Wednesday, 23 October 2013

Why organising is good for the environment

Last week I had the unexpected pleasure of being invited to speak at the SUSTAIN Show, as another speaker had to pull out at the last minute. The title of my presentation was "Decluttering your way to a healthier home, life, and mind". I believe living an organised life has a direct benefit on our internal environment (body and mind) and external environment (home, work place, and global environment), and today I want to share with you some of what I spoke about at the show – how the old "reduce, reuse, recycle" is the central core to my role as a Professional Organiser, and how you can implement this in your home and life.

reduce reuse recycle, recycle, eco organising, organising for the planet, organising for the environment


  • Declutter – put items back where they belong, and get rid of stuff that has no current purpose or adds no value
  • Reduce what comes in – say "no" to junk mail, don't accept freebies for the sake of it, and opt for online bank statements and bills
  • Reduce what’s in your schedule and on your "to do" list, which should also reduce your stress
  • Reduce wasted time by establishing morning and evening routines, and have a designated home for the car keys and school bags, which should also reduce your stress
  • Reduce what you buy, and therefore what you spend, by using a meal plan and shopping plan – this will also reduce the food that you waste by only buying what you need when you need it and avoiding food expiring
  • Reduce the number of things you own by streamlining and using multi-functional products (I go through this with my clients when I help them get set up for their baby – rather invest in one item which can multitask and fulfill various functions for a longer period of time, than getting 4 different things). A good example is household cleaning products – you don’t need 15 different bottles of stuff in your cupboard; there are great natural multipurpose cleaners on the market these days, or you can easily make them yourself (again, Pinterest has a wealth of info on this) 


  • Repurpose what you can at home – storage boxes, nappy boxes, clothing, etc. Pinterest has zillions of clever ideas on how to repurpose items around the home. Don't assume you need to go buy more stuff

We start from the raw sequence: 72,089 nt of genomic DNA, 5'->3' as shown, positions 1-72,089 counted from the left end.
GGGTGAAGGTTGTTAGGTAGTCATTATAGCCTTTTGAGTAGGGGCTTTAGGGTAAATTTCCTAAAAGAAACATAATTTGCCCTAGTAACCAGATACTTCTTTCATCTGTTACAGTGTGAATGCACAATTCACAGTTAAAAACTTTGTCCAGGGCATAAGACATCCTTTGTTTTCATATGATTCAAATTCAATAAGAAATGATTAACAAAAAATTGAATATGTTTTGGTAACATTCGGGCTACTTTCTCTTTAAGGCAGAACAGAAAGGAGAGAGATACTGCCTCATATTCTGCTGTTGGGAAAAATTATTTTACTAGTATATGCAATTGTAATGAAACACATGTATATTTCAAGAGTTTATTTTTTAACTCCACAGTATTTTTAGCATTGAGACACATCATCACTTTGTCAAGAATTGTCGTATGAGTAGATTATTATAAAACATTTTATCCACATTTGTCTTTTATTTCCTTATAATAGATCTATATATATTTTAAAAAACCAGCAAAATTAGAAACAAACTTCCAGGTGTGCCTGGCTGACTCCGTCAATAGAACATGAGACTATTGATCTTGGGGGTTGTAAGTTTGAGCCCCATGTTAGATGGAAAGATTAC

• Get involved in collaborative consumption. Check out this fantastic TED talk by Rachel Botsman explaining this rising phenomenon. My favourite quote is “you need the hole, not the drill”. Some of the local collaborative consumption sites here are Open ShedRentiod, and Freecycle.
  • Donate – pass things you no longer need on to family and friends, or donate to charities like St Kilda Mums, Fitted for Work, Men’s Shed, Footpath Library
  • Sell items you no longer need on Ebay, Fishpond, or Gumtree, so that someone else can get use out of it


  • Very little should land in your bin after a decluttering exercise – you should be able to find a way to recycle just about everything (and if you cant – call me and I’ll find it for you!) 
  • There are loads of private companies out there these days who recycle mattresses, e-waste, ink cartridges, mobile phones, CDs and DVDs, XRAY films, you name it! Plus stores like Bunnings, Officeworks, and Ikea have recycling bins for things like batteries, lightbulbs, and mobile phones. Check with your local stores what they can accept
  • At the very least, find out how to dispose of items responsibly, don’t just chuck it in the bin or leave it on the nature strip. Check what programs your local council has, as some have specific e-waste and chemical waste collection days

Coming from an environmental science background, this is obviously all very close to my heart and I can go on about this all day, but I'll restrain myself! As always I would love to hear from you if you have anything to add, or questions to ask. Just comment below!

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